SANTA BARBARA COUNTY, Calif. - The watershed areas below the Cave fire zone has held although warnings had many people nervous in the last day with wet weather hitting the recently burned hills.
The runoff with intense rains could send tons of dirt, rocks and debris into creeks causing them to overflow and damage property.
Warnings were put out Tuesday evening in a specific area below the fire's 4300 acre scar. They covered areas of the Goleta Valley and Santa Barbara from the mountains to the ocean.
The weather held back enough for the hills to absorb the showers. Intensities were limited. The creeks flowed smoothly to the ocean.
No impacts were seen at Hendry's Beach one of the key spots where the mountains drain to the ocean via Arroyo Burro Creek. This creek can be particularly impactful because it travels through large populated areas and through major streets.
"It rained pretty good last night. It was pretty bad, then all of a sudden when we woke up this morning the sun was out," said visitor James Arocha who was watching the waves in front of the Boathouse restaurant.
The strange turnaround from a wild land fire to a rain storm had many people talking about the weather.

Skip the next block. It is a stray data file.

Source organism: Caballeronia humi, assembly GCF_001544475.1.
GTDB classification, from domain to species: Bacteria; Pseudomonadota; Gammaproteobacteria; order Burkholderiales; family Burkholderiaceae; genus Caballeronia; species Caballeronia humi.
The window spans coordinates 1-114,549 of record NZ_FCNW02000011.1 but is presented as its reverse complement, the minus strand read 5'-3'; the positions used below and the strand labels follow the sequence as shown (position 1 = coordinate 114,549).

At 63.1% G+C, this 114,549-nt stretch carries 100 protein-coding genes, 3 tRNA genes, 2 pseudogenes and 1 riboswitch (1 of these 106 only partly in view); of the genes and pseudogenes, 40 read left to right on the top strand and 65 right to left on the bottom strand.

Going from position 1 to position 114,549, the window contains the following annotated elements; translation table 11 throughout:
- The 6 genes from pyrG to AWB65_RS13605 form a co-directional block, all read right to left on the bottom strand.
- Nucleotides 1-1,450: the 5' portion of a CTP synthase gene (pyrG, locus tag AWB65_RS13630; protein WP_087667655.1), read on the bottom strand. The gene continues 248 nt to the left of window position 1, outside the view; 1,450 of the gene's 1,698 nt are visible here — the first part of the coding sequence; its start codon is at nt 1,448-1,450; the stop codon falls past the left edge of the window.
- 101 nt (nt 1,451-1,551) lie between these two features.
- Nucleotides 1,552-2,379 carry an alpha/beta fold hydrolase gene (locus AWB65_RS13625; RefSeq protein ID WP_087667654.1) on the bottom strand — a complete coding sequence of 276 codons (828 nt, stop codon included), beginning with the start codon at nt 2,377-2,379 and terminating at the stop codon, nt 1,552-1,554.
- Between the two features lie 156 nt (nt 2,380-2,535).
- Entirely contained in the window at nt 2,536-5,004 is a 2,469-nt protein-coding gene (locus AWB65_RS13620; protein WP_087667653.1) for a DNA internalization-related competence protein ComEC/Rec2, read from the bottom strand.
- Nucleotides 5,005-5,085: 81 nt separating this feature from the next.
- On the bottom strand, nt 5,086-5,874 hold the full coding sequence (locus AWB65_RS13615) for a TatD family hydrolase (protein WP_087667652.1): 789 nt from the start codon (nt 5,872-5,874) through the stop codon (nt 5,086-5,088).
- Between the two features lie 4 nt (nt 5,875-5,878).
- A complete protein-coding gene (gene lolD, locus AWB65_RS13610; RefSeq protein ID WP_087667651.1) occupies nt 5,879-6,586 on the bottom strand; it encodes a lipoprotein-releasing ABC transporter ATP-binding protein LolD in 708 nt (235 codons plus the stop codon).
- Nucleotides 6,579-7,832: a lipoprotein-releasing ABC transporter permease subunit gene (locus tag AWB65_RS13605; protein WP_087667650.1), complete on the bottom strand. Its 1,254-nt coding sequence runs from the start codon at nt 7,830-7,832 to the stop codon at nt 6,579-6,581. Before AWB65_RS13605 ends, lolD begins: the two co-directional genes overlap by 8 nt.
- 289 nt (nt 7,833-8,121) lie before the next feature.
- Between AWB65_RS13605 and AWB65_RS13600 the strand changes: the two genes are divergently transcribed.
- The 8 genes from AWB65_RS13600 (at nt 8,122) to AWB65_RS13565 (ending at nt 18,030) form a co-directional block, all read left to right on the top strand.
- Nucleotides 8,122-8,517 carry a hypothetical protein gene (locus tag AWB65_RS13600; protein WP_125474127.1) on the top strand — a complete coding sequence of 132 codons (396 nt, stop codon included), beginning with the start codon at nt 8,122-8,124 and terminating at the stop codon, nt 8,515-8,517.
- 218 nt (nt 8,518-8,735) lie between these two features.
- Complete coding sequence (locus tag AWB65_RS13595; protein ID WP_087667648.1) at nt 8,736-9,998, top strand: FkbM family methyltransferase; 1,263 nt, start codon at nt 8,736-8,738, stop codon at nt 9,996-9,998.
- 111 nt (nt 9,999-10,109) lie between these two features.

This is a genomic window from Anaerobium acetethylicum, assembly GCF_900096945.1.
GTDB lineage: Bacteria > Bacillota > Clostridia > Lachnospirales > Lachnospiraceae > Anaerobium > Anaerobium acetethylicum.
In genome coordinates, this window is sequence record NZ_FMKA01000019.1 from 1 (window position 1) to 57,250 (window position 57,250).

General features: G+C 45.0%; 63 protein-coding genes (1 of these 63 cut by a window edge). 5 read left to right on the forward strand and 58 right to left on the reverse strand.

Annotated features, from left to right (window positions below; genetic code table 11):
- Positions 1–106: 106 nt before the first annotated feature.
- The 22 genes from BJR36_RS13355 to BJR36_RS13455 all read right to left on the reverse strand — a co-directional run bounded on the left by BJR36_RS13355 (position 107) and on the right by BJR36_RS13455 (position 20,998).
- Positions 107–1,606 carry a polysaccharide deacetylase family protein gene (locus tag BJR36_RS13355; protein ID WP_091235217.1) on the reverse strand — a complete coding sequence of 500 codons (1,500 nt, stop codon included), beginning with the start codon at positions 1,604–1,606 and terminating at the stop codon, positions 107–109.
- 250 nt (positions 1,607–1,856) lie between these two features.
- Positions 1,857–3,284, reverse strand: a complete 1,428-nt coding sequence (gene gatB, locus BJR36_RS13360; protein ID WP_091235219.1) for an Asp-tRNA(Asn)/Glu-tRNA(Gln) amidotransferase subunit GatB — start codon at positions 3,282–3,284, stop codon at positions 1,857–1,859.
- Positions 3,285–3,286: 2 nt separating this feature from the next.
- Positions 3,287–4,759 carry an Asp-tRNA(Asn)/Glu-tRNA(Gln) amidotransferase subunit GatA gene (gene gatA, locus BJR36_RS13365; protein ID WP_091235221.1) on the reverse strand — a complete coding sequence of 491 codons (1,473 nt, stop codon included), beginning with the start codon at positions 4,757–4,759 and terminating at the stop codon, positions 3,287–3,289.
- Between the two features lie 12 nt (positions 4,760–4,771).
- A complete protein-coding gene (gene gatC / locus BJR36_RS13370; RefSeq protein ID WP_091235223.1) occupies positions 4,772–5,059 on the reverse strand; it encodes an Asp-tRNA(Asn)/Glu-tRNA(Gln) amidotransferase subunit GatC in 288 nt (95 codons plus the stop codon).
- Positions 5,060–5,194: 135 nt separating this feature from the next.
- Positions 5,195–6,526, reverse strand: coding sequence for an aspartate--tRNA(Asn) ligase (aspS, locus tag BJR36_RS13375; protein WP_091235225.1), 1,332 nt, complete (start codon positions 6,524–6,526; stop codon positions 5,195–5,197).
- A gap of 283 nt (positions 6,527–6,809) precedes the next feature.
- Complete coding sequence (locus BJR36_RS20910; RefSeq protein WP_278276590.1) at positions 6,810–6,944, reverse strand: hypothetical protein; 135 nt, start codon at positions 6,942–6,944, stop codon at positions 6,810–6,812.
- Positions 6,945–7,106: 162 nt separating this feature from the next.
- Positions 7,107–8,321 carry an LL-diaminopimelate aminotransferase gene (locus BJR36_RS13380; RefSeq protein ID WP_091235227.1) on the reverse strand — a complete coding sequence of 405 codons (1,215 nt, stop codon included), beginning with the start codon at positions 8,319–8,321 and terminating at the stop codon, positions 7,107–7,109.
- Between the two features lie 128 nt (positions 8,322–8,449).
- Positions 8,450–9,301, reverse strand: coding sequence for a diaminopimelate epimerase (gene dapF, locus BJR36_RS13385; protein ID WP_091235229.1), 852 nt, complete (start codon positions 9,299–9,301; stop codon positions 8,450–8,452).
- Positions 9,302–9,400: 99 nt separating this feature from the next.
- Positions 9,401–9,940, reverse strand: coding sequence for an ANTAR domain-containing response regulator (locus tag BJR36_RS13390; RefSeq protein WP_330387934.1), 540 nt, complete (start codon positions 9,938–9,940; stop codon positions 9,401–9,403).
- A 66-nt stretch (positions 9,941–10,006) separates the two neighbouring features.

"That was pretty big deal (the fire) and then the next thing you know it is pouring rain and a big storm coming down and I am getting another alarm," said Scott Anderson who lives part time in Santa Barbara.
The warning of mudslides or debris flows in Santa Barbara came without much notice for thousands of residents who have not experienced this before. It is still unclear what the future impacts will be through the rest of the winter season.
A test may come very soon with a wet weather pattern in the forecast through at least the first week in December.
The Cave fire was primarily in the jurisdiction of the Los Padres National Forest. U.S. Forest Service firefighters quickly created a unified command with Santa Barbara County and Santa Barbara City Firefighters. They have been supported by fire crews from throughout the state.